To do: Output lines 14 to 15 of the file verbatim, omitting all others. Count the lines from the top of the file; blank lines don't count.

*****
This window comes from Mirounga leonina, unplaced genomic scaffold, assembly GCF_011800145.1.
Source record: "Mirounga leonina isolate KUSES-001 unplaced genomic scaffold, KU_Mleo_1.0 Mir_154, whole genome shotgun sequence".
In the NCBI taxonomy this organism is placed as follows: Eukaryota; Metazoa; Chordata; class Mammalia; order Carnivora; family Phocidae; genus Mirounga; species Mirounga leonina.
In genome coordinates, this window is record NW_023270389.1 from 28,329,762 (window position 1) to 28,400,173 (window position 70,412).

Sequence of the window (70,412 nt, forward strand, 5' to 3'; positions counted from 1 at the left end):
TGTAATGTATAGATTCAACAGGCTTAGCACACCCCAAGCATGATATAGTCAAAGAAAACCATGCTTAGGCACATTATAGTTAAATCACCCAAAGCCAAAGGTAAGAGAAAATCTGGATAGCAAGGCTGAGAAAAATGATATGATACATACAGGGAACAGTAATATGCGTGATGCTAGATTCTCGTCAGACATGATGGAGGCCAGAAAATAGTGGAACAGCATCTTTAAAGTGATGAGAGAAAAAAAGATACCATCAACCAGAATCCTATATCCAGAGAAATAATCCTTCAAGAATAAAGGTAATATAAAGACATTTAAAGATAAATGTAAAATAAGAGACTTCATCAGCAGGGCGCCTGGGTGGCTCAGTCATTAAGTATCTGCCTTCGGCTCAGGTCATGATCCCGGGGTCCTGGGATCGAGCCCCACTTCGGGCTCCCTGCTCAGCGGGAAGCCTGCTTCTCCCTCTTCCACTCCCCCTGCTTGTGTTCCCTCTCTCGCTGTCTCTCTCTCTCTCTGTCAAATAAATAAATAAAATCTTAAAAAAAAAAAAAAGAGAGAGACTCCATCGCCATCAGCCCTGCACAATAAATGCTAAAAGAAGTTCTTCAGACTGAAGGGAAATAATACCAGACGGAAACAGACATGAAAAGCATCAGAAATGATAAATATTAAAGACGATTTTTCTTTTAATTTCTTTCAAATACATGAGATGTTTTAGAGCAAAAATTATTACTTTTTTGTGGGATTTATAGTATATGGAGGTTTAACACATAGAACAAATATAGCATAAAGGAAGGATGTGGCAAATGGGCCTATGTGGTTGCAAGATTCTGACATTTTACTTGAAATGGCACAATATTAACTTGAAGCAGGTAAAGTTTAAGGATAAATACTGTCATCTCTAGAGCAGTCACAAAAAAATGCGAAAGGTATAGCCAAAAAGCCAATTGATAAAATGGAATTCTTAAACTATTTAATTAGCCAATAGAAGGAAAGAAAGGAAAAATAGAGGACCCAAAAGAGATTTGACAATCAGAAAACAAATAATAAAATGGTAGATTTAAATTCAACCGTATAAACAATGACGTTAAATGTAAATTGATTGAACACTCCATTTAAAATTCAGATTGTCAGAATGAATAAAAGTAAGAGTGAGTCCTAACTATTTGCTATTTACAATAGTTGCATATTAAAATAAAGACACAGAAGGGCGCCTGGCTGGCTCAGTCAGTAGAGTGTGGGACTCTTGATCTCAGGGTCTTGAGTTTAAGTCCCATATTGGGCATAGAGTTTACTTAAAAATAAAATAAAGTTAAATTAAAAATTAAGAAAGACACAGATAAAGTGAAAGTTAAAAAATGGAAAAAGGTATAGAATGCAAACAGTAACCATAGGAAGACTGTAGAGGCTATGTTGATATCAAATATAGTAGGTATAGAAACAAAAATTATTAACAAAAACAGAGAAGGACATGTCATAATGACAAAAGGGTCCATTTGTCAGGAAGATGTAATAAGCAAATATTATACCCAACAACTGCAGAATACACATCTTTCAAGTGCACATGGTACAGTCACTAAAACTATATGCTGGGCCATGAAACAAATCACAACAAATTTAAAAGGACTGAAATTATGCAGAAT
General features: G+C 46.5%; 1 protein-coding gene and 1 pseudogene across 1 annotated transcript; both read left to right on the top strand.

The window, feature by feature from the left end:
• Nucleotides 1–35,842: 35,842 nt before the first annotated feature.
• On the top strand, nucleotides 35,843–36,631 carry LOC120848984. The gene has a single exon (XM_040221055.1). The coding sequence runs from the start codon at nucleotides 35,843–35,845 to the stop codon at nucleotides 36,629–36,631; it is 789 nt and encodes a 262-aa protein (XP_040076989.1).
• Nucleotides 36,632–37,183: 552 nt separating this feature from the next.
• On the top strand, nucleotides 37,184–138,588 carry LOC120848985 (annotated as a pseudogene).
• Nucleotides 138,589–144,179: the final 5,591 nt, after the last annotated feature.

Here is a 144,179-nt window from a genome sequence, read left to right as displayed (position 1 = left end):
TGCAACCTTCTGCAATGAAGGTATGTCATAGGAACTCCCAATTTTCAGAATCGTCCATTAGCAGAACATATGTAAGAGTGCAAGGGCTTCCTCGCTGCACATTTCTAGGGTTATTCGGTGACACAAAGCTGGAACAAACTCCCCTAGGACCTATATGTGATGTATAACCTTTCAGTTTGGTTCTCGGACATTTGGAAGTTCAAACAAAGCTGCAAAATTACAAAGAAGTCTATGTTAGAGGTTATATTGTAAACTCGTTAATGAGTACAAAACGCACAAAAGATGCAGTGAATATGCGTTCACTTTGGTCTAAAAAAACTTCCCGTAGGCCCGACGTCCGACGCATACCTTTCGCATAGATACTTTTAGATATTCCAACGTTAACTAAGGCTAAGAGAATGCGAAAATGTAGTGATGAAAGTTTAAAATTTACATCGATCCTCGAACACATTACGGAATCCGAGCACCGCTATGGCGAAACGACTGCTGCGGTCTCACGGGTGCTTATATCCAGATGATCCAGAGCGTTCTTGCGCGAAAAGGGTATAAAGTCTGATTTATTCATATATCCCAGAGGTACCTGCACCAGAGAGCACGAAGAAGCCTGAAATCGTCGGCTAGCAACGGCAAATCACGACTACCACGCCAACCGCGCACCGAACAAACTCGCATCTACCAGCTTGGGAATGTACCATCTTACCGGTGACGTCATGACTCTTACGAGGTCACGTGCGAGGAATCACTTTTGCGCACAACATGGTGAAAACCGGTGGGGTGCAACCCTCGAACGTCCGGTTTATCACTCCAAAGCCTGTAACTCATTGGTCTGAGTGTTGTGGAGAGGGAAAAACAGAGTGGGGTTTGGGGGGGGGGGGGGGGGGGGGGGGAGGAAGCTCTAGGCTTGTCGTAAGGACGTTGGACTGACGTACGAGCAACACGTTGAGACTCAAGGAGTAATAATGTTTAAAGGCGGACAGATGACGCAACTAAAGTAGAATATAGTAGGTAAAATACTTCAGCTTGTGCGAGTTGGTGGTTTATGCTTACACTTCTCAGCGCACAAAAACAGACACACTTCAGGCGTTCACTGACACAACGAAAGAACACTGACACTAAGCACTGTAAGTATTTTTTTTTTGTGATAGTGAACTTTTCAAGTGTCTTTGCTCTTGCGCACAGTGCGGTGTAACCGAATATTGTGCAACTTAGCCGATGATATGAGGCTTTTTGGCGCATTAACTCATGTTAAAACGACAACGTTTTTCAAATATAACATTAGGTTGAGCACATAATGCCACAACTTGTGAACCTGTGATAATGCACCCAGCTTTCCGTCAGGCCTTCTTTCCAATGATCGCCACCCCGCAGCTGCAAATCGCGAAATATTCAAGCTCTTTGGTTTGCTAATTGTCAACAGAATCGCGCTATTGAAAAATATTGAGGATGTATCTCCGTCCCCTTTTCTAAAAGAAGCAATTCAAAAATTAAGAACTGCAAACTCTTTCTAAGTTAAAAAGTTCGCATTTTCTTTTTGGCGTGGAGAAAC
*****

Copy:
Here is a 144,179-nt window from a genome sequence, read left to right as displayed (position 1 = left end):
TGCAACCTTCTGCAATGAAGGTATGTCATAGGAACTCCCAATTTTCAGAATCGTCCATTAGCAGAACATATGTAAGAGTGCAAGGGCTTCCTCGCTGCACATTTCTAGGGTTATTCGGTGACACAAAGCTGGAACAAACTCCCCTAGGACCTATATGTGATGTATAACCTTTCAGTTTGGTTCTCGGACATTTGGAAGTTCAAACAAAGCTGCAAAATTACAAAGAAGTCTATGTTAGAGGTTATATTGTAAACTCGTTAATGAGTACAAAACGCACAAAAGATGCAGTGAATATGCGTTCACTTTGGTCTAAAAAAACTTCCCGTAGGCCCGACGTCCGACGCATACCTTTCGCATAGATACTTTTAGATATTCCAACGTTAACTAAGGCTAAGAGAATGCGAAAATGTAGTGATGAAAGTTTAAAATTTACATCGATCCTCGAACACATTACGGAATCCGAGCACCGCTATGGCGAAACGACTGCTGCGGTCTCACGGGTGCTTATATCCAGATGATCCAGAGCGTTCTTGCGCGAAAAGGGTATAAAGTCTGATTTATTCATATATCCCAGAGGTACCTGCACCAGAGAGCACGAAGAAGCCTGAAATCGTCGGCTAGCAACGGCAAATCACGACTACCACGCCAACCGCGCACCGAACAAACTCGCATCTACCAGCTTGGGAATGTACCATCTTACCGGTGACGTCATGACTCTTACGAGGTCACGTGCGAGGAATCACTTTTGCGCACAACATGGTGAAAACCGGTGGGGTGCAACCCTCGAACGTCCGGTTTATCACTCCAAAGCCTGTAACTCATTGGTCTGAGTGTTGTGGAGAGGGAAAAACAGAGTGGGGTTTGGGGGGGGGGGGGGGGGGGGGGGGAGGAAGCTCTAGGCTTGTCGTAAGGACGTTGGACTGACGTACGAGCAACACGTTGAGACTCAAGGAGTAATAATGTTTAAAGGCGGACAGATGACGCAACTAAAGTAGAATATAGTAGGTAAAATACTTCAGCTTGTGCGAGTTGGTGGTTTATGCTTACACTTCTCAGCGCACAAAAACAGACACACTTCAGGCGTTCACTGACACAACGAAAGAACACTGACACTAAGCACTGTAAGTATTTTTTTTTTGTGATAGTGAACTTTTCAAGTGTCTTTGCTCTTGCGCACAGTGCGGTGTAACCGAATATTGTGCAACTTAGCCGATGATATGAGGCTTTTTGGCGCATTAACTCATGTTAAAACGACAACGTTTTTCAAATATAACATTAGGTTGAGCACATAATGCCACAACTTGTGAACCTGTGATAATGCACCCAGCTTTCCGTCAGGCCTTCTTTCCAATGATCGCCACCCCGCAGCTGCAAATCGCGAAATATTCAAGCTCTTTGGTTTGCTAATTGTCAACAGAATCGCGCTATTGAAAAATATTGAGGATGTATCTCCGTCCCCTTTTCTAAAAGAAGCAATTCAAAAATTAAGAACTGCAAACTCTTTCTAAGTTAAAAAGTTCGCATTTTCTTTTTGGCGTGGAGAAAC